Tag Archives: Hincapie Sports

At last! Low Cadence kits are here!

Sure, it is exciting that I have only 9 more days before I can throw my leg over a top tube that isn’t attached to a trainer. However, the most exciting news came in the form of a phone call late yesterday afternoon. It was Diana from Hincapie Sports letting me know that the Low Cadence kits had arrived and were ready for pick up!

I don’t have a lot of time to exult about it this morning. I’m at work and I have to get to it. However, I couldn’t help but upload a couple of pics here this morning.

The new Low Cadence cycling kit!

Here is the front of the Low Cadence jersey

In between shots here, I’d like to issue some thanks. First of all, Thank You to the McCaskill family who made it possible for me to purchase the kits. Thanks to Chris Hartzler for designing the kit. Of course, a big thanks to Hincapie Sports for giving me a deal. Then I have to say thanks to all the people who ordered the kits. Because of everyone’s involvement, we were able to raise thousands of dollars with the kits.

The new Low Cadence jersey

The back of the Low Cadence jersey

I’ll be sending out the kits — or delivering them personally to save a little bit of money. Please be a little patient as I get them processed. You will receive them as soon as I can get them out. I want you to enjoy them and get on the bike with them ASAP!

When you do get yours, please, please send me some pictures. I would like to show some of the wonderful people who have helped to make the 2010 Ride for Mike a reality! You mean a lot to me.

Finally, want one? I can place another order, but I’ll need to have a minimum of 10. If you are interested, just email me. We’ll see if we can get enough for another order.

Baker’s back – Video of George at AToC

Steve Baker of Hincapie Sportswear stepped away from his blog a bit while out presenting the company’s line at the Amgen Tour of California.  I was hoping for some regular updates, but it sounds like he is pretty busy.  He did get one up earlier today.  You can check it out at Hincapie.com.

Here is some video he took of George Hincapie before the racing started.

Hopefully Steve will get to slow down a bit and send us some more.  I did notice that Kirk Flinte also put up some pictures.  Always good to get a local view of the race.  Thanks for thinking of us, guys.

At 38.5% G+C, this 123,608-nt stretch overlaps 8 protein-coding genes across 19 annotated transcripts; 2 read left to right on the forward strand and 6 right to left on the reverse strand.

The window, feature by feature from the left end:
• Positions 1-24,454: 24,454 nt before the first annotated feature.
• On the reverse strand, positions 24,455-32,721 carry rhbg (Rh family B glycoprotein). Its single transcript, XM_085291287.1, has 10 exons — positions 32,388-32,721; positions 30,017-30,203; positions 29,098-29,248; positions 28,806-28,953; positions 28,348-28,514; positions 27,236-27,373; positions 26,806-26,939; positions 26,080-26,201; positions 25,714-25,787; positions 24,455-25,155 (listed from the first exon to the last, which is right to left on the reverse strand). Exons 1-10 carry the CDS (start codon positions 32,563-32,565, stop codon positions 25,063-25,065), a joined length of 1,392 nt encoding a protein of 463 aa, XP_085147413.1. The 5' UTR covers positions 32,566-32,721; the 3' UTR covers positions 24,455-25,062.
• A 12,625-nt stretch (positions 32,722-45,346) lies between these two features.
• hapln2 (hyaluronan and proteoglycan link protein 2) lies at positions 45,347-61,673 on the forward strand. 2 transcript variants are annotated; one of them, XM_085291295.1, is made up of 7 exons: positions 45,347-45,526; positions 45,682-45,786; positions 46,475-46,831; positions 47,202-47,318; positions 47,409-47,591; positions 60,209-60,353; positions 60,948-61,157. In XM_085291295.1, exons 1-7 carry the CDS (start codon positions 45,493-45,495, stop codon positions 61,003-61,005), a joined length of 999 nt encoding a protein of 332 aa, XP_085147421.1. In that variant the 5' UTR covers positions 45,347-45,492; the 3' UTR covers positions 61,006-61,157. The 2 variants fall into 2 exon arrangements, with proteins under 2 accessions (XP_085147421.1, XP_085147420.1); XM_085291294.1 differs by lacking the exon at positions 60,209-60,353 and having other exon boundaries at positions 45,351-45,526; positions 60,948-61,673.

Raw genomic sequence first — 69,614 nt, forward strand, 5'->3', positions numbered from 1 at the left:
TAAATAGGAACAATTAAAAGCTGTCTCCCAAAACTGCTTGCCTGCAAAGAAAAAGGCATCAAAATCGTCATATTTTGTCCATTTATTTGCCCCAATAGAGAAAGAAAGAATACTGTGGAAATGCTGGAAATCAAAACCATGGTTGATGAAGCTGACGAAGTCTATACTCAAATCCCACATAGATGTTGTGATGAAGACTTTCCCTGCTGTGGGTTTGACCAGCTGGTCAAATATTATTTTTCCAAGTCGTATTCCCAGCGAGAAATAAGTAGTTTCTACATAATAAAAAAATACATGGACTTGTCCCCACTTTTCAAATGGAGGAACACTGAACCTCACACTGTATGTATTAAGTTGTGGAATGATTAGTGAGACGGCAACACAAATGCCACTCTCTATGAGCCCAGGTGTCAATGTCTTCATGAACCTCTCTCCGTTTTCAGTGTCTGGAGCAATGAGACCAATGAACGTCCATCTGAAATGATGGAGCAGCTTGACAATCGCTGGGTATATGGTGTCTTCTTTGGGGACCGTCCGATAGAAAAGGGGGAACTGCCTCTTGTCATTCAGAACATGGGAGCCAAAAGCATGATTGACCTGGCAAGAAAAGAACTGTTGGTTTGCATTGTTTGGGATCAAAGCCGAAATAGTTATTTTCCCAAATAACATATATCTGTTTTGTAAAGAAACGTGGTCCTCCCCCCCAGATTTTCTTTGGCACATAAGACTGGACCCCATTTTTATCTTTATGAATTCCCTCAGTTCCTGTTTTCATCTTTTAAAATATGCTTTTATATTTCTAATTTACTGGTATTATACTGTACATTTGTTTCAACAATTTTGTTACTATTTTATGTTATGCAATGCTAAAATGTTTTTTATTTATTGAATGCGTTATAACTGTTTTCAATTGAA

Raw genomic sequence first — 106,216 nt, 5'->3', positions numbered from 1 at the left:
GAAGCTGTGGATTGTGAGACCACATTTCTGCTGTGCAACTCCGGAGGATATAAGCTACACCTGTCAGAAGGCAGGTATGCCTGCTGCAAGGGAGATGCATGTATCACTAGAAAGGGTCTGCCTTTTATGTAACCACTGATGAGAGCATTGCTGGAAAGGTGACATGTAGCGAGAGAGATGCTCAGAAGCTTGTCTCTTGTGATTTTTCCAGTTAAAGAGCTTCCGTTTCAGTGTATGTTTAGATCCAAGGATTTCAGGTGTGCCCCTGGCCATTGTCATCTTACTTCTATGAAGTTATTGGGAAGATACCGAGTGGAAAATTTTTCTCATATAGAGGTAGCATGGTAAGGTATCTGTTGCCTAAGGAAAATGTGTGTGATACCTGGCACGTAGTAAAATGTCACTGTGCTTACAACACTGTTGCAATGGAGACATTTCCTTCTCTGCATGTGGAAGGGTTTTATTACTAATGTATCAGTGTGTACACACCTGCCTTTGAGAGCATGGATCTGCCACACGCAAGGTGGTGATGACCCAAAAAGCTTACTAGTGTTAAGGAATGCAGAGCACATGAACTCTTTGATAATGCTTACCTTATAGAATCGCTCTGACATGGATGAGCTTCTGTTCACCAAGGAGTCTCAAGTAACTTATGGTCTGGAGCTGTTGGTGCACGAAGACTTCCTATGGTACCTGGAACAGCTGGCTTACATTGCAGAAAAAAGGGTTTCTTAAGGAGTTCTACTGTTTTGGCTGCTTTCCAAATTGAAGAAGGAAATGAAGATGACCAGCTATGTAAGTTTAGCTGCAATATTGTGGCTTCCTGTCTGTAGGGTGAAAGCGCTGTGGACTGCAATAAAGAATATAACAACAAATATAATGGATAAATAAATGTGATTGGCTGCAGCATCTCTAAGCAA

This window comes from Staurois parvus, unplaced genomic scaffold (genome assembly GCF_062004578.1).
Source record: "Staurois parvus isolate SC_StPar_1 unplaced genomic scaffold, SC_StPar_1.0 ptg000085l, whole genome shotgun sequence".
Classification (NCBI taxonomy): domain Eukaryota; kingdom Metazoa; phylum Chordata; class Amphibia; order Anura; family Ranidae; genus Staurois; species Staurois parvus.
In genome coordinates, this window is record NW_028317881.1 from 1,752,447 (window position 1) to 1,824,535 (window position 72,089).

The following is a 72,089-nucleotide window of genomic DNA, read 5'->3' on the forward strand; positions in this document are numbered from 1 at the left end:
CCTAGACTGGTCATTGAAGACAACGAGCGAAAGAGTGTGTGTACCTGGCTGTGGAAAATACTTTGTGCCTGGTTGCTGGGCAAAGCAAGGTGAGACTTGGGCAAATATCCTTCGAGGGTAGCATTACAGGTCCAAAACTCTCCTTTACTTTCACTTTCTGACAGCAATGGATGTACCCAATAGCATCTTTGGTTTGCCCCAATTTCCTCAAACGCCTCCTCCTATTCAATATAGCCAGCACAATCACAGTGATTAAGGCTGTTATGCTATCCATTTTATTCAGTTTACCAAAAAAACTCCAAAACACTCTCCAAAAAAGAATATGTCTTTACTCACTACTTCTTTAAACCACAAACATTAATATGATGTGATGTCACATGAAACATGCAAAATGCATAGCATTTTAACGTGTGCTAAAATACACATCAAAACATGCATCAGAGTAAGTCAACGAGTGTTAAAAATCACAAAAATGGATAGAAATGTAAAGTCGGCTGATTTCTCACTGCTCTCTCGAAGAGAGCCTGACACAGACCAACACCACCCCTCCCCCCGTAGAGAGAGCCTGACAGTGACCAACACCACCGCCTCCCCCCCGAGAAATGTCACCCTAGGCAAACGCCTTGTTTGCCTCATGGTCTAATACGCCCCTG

Get ready to rumble… or fly

My 2009 race license just arrived. It represents a number of my goals for this year. While last year I put more focus on distance and organized centuries, this year I plan to put more focus on racing. Next year? Who knows.

My 2009 USA Cycling License

My 2009 USA Cycling License

Yep, I’ll be turning 41 on the 21st of this month. Interestingly enough, that is the first race of the Greenville Spring Series. I’d be lying if I said I wasn’t hoping to do well that day. Still, the season isn’t a day and there is a good chance that we’ll have 18 plus races in the Greenville area this year.

That race will be my first real race as a cat. 4. I did double up back in October and do about nine laps in the cat. 4 criterium after racing in and winning the cat. 5 race. Doubling up is not easy! So, I consider this my first true attempt.

Track? The stars would have to align in some miraculous fashion for you to ever see me on a track. Then to get me racing on a track… There is more of a chance that you might see me someday attempting a cyclo-cross race.

I started riding on a mountain bike and I love riding one. Still, I don’t think I am cut out to be a MTB racer. Picking my way around boulders and trees is one thing… careening over and into them is entirely another!